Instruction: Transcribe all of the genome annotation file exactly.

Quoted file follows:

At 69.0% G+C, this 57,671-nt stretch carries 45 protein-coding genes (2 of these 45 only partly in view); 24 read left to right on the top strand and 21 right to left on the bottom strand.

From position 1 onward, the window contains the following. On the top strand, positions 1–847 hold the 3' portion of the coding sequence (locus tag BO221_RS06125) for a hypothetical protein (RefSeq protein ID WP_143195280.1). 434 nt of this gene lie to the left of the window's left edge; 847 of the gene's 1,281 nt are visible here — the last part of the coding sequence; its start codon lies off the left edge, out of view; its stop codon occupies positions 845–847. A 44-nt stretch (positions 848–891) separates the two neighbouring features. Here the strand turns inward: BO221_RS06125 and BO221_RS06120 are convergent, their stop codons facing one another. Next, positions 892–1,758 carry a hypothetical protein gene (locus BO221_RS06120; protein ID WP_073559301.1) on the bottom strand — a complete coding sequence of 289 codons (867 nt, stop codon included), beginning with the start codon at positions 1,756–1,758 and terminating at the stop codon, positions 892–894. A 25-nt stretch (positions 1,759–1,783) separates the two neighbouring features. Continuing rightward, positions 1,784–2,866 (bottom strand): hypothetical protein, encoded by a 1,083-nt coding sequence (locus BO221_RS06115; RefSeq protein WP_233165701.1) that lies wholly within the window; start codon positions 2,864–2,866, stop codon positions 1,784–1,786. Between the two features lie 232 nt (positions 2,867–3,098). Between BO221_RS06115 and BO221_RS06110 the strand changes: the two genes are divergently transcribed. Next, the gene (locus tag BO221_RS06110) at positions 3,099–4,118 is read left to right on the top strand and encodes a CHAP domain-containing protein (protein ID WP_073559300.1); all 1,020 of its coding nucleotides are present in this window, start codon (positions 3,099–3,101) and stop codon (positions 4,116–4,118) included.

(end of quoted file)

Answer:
At 69.0% G+C, this 57,671-nt stretch carries 45 protein-coding genes (2 of these 45 only partly in view); 24 read left to right on the top strand and 21 right to left on the bottom strand.

From position 1 onward, the window contains the following. On the top strand, positions 1–847 hold the 3' portion of the coding sequence (locus tag BO221_RS06125) for a hypothetical protein (RefSeq protein ID WP_143195280.1). 434 nt of this gene lie to the left of the window's left edge; 847 of the gene's 1,281 nt are visible here — the last part of the coding sequence; its start codon lies off the left edge, out of view; its stop codon occupies positions 845–847. A 44-nt stretch (positions 848–891) separates the two neighbouring features. Here the strand turns inward: BO221_RS06125 and BO221_RS06120 are convergent, their stop codons facing one another. Next, positions 892–1,758 carry a hypothetical protein gene (locus BO221_RS06120; protein ID WP_073559301.1) on the bottom strand — a complete coding sequence of 289 codons (867 nt, stop codon included), beginning with the start codon at positions 1,756–1,758 and terminating at the stop codon, positions 892–894. A 25-nt stretch (positions 1,759–1,783) separates the two neighbouring features. Continuing rightward, positions 1,784–2,866 (bottom strand): hypothetical protein, encoded by a 1,083-nt coding sequence (locus BO221_RS06115; RefSeq protein WP_233165701.1) that lies wholly within the window; start codon positions 2,864–2,866, stop codon positions 1,784–1,786. Between the two features lie 232 nt (positions 2,867–3,098). Between BO221_RS06115 and BO221_RS06110 the strand changes: the two genes are divergently transcribed. Next, the gene (locus tag BO221_RS06110) at positions 3,099–4,118 is read left to right on the top strand and encodes a CHAP domain-containing protein (protein ID WP_073559300.1); all 1,020 of its coding nucleotides are present in this window, start codon (positions 3,099–3,101) and stop codon (positions 4,116–4,118) included.